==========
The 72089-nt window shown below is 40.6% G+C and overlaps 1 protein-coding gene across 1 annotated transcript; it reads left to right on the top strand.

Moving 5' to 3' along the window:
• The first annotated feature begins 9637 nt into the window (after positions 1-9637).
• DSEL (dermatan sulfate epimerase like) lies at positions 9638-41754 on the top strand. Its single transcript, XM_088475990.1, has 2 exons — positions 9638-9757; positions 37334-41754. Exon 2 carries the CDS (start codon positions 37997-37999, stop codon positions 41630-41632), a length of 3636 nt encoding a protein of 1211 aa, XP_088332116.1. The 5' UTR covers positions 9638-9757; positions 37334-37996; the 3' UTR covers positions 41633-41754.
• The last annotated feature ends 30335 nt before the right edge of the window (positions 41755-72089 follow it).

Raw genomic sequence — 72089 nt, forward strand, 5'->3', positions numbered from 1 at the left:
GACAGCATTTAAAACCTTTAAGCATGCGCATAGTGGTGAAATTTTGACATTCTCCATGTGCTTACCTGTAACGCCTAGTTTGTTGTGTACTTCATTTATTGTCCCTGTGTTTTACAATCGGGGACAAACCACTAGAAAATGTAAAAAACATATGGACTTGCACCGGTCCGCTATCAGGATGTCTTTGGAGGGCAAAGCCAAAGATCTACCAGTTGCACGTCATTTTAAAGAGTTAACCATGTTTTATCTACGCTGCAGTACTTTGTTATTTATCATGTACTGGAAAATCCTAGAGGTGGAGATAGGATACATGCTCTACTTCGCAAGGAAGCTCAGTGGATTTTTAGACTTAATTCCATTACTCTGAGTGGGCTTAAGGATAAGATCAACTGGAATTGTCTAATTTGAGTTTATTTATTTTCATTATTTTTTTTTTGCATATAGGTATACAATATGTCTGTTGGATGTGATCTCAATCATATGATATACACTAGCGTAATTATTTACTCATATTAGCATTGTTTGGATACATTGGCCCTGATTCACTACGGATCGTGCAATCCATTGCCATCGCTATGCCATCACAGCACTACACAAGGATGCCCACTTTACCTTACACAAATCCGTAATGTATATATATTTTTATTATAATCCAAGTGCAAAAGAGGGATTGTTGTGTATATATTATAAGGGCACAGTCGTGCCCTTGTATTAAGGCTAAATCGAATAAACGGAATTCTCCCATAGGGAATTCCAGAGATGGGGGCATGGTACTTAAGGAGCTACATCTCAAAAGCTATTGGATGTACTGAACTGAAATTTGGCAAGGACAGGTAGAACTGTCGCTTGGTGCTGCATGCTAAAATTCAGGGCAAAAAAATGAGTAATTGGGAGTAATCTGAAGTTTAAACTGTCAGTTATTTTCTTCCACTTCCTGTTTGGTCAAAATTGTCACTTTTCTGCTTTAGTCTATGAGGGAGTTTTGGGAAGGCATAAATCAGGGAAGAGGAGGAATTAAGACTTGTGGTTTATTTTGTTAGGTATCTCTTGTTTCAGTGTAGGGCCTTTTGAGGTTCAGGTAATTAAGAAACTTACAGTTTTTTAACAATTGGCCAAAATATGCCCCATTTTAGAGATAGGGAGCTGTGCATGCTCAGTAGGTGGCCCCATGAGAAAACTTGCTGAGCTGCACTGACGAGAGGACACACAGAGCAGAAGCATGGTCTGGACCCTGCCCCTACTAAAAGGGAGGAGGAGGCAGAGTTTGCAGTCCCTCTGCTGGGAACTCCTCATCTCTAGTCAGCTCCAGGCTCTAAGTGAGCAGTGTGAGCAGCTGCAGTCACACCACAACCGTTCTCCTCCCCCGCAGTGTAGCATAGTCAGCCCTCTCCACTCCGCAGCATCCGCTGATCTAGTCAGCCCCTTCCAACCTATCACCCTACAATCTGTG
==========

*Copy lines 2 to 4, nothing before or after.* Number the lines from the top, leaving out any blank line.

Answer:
Moving 5' to 3' along the window:
• The first annotated feature begins 9637 nt into the window (after positions 1-9637).
• DSEL (dermatan sulfate epimerase like) lies at positions 9638-41754 on the top strand. Its single transcript, XM_088475990.1, has 2 exons — positions 9638-9757; positions 37334-41754. Exon 2 carries the CDS (start codon positions 37997-37999, stop codon positions 41630-41632), a length of 3636 nt encoding a protein of 1211 aa, XP_088332116.1. The 5' UTR covers positions 9638-9757; positions 37334-37996; the 3' UTR covers positions 41633-41754.